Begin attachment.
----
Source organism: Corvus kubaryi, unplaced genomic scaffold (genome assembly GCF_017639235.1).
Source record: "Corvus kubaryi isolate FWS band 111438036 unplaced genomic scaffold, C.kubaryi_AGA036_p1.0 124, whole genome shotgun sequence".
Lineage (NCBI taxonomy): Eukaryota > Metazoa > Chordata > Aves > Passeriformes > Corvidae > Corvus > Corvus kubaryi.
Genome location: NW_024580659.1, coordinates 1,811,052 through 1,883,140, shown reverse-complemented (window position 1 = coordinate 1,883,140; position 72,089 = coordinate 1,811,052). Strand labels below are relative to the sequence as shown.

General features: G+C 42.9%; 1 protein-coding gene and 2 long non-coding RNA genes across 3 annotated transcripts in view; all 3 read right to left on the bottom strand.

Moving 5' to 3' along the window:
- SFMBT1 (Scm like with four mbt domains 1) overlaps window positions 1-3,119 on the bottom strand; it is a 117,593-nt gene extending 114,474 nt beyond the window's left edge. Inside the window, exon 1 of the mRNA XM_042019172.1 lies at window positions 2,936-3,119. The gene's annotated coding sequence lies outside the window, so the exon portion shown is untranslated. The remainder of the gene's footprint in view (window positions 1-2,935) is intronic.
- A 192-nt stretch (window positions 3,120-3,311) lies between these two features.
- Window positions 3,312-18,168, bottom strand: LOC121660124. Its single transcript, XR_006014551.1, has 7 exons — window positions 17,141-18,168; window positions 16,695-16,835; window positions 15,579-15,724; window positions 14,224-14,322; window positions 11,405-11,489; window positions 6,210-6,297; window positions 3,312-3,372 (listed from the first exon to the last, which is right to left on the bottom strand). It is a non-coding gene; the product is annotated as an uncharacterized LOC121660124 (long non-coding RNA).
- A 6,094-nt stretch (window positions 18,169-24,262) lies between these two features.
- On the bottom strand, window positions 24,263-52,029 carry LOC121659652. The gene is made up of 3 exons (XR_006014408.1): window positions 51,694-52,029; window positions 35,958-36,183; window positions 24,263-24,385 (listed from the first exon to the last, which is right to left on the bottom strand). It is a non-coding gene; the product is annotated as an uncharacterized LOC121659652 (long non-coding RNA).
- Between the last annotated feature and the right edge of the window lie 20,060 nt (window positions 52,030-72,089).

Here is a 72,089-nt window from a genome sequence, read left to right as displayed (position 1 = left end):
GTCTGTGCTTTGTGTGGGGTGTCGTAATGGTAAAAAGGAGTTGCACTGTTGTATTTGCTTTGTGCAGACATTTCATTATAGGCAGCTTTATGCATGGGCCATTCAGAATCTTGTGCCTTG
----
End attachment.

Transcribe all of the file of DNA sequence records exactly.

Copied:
Source organism: Corvus kubaryi, unplaced genomic scaffold (genome assembly GCF_017639235.1).
Source record: "Corvus kubaryi isolate FWS band 111438036 unplaced genomic scaffold, C.kubaryi_AGA036_p1.0 124, whole genome shotgun sequence".
Lineage (NCBI taxonomy): Eukaryota > Metazoa > Chordata > Aves > Passeriformes > Corvidae > Corvus > Corvus kubaryi.
Genome location: NW_024580659.1, coordinates 1,811,052 through 1,883,140, shown reverse-complemented (window position 1 = coordinate 1,883,140; position 72,089 = coordinate 1,811,052). Strand labels below are relative to the sequence as shown.

General features: G+C 42.9%; 1 protein-coding gene and 2 long non-coding RNA genes across 3 annotated transcripts in view; all 3 read right to left on the bottom strand.

Moving 5' to 3' along the window:
- SFMBT1 (Scm like with four mbt domains 1) overlaps window positions 1-3,119 on the bottom strand; it is a 117,593-nt gene extending 114,474 nt beyond the window's left edge. Inside the window, exon 1 of the mRNA XM_042019172.1 lies at window positions 2,936-3,119. The gene's annotated coding sequence lies outside the window, so the exon portion shown is untranslated. The remainder of the gene's footprint in view (window positions 1-2,935) is intronic.
- A 192-nt stretch (window positions 3,120-3,311) lies between these two features.
- Window positions 3,312-18,168, bottom strand: LOC121660124. Its single transcript, XR_006014551.1, has 7 exons — window positions 17,141-18,168; window positions 16,695-16,835; window positions 15,579-15,724; window positions 14,224-14,322; window positions 11,405-11,489; window positions 6,210-6,297; window positions 3,312-3,372 (listed from the first exon to the last, which is right to left on the bottom strand). It is a non-coding gene; the product is annotated as an uncharacterized LOC121660124 (long non-coding RNA).
- A 6,094-nt stretch (window positions 18,169-24,262) lies between these two features.
- On the bottom strand, window positions 24,263-52,029 carry LOC121659652. The gene is made up of 3 exons (XR_006014408.1): window positions 51,694-52,029; window positions 35,958-36,183; window positions 24,263-24,385 (listed from the first exon to the last, which is right to left on the bottom strand). It is a non-coding gene; the product is annotated as an uncharacterized LOC121659652 (long non-coding RNA).
- Between the last annotated feature and the right edge of the window lie 20,060 nt (window positions 52,030-72,089).

Here is a 72,089-nt window from a genome sequence, read left to right as displayed (position 1 = left end):
GTCTGTGCTTTGTGTGGGGTGTCGTAATGGTAAAAAGGAGTTGCACTGTTGTATTTGCTTTGTGCAGACATTTCATTATAGGCAGCTTTATGCATGGGCCATTCAGAATCTTGTGCCTTG